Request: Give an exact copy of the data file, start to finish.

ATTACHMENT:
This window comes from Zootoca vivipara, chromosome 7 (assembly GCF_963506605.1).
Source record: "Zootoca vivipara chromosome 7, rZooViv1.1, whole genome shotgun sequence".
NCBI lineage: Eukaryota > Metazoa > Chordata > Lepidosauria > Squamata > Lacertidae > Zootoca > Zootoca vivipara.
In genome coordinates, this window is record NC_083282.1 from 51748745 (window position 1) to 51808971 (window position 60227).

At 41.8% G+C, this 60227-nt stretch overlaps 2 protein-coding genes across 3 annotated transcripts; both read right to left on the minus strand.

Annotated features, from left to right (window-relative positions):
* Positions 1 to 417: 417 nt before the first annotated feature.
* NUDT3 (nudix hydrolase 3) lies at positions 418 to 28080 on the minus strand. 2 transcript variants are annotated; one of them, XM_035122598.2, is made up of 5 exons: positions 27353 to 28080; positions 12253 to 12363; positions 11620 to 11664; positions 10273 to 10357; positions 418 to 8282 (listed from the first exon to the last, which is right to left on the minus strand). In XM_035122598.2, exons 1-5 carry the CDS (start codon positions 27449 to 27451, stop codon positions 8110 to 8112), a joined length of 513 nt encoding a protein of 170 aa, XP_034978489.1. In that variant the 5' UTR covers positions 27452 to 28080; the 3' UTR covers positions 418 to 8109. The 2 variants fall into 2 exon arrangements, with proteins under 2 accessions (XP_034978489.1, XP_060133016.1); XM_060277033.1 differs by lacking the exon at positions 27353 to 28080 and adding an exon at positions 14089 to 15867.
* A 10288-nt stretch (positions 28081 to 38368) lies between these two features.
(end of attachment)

This window comes from Zootoca vivipara, chromosome 7 (assembly GCF_963506605.1).
Source record: "Zootoca vivipara chromosome 7, rZooViv1.1, whole genome shotgun sequence".
NCBI lineage: Eukaryota > Metazoa > Chordata > Lepidosauria > Squamata > Lacertidae > Zootoca > Zootoca vivipara.
In genome coordinates, this window is record NC_083282.1 from 51748745 (window position 1) to 51808971 (window position 60227).

At 41.8% G+C, this 60227-nt stretch overlaps 2 protein-coding genes across 3 annotated transcripts; both read right to left on the minus strand.

Annotated features, from left to right (window-relative positions):
* Positions 1 to 417: 417 nt before the first annotated feature.
* NUDT3 (nudix hydrolase 3) lies at positions 418 to 28080 on the minus strand. 2 transcript variants are annotated; one of them, XM_035122598.2, is made up of 5 exons: positions 27353 to 28080; positions 12253 to 12363; positions 11620 to 11664; positions 10273 to 10357; positions 418 to 8282 (listed from the first exon to the last, which is right to left on the minus strand). In XM_035122598.2, exons 1-5 carry the CDS (start codon positions 27449 to 27451, stop codon positions 8110 to 8112), a joined length of 513 nt encoding a protein of 170 aa, XP_034978489.1. In that variant the 5' UTR covers positions 27452 to 28080; the 3' UTR covers positions 418 to 8109. The 2 variants fall into 2 exon arrangements, with proteins under 2 accessions (XP_034978489.1, XP_060133016.1); XM_060277033.1 differs by lacking the exon at positions 27353 to 28080 and adding an exon at positions 14089 to 15867.
* A 10288-nt stretch (positions 28081 to 38368) lies between these two features.